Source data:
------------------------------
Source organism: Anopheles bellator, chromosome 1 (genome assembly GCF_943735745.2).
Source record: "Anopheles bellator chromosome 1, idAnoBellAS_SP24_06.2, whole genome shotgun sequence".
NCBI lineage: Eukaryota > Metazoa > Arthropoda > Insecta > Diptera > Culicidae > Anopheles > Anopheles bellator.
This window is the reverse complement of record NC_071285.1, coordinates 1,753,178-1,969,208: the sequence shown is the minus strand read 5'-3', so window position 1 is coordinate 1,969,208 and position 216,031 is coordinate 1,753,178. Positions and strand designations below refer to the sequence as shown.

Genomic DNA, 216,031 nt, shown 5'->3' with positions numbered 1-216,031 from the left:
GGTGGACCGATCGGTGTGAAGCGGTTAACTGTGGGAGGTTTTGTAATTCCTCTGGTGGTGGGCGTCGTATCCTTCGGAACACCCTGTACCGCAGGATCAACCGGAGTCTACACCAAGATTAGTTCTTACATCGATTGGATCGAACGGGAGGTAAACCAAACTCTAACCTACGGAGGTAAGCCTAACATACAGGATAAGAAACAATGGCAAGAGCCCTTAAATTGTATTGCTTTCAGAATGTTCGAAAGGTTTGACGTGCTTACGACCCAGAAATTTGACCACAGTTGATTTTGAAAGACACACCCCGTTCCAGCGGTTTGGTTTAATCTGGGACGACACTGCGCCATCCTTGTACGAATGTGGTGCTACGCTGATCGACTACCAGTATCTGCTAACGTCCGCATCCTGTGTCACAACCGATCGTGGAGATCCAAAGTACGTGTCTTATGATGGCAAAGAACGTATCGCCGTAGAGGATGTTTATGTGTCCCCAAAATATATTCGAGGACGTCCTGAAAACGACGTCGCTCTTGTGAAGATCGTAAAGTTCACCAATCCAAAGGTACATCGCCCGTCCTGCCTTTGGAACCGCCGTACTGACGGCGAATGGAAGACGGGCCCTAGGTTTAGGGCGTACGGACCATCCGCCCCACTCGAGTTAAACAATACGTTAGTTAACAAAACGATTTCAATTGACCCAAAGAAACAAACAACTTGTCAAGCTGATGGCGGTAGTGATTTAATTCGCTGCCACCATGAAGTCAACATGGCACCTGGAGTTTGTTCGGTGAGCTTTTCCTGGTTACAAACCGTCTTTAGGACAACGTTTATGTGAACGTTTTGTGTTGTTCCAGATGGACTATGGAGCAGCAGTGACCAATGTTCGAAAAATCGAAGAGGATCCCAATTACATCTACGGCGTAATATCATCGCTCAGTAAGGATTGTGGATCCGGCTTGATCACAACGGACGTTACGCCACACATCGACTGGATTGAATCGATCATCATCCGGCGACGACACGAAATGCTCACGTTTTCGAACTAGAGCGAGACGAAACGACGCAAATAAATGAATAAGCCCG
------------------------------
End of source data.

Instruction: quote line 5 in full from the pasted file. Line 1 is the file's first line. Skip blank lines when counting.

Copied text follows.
Genomic DNA, 216,031 nt, shown 5'->3' with positions numbered 1-216,031 from the left: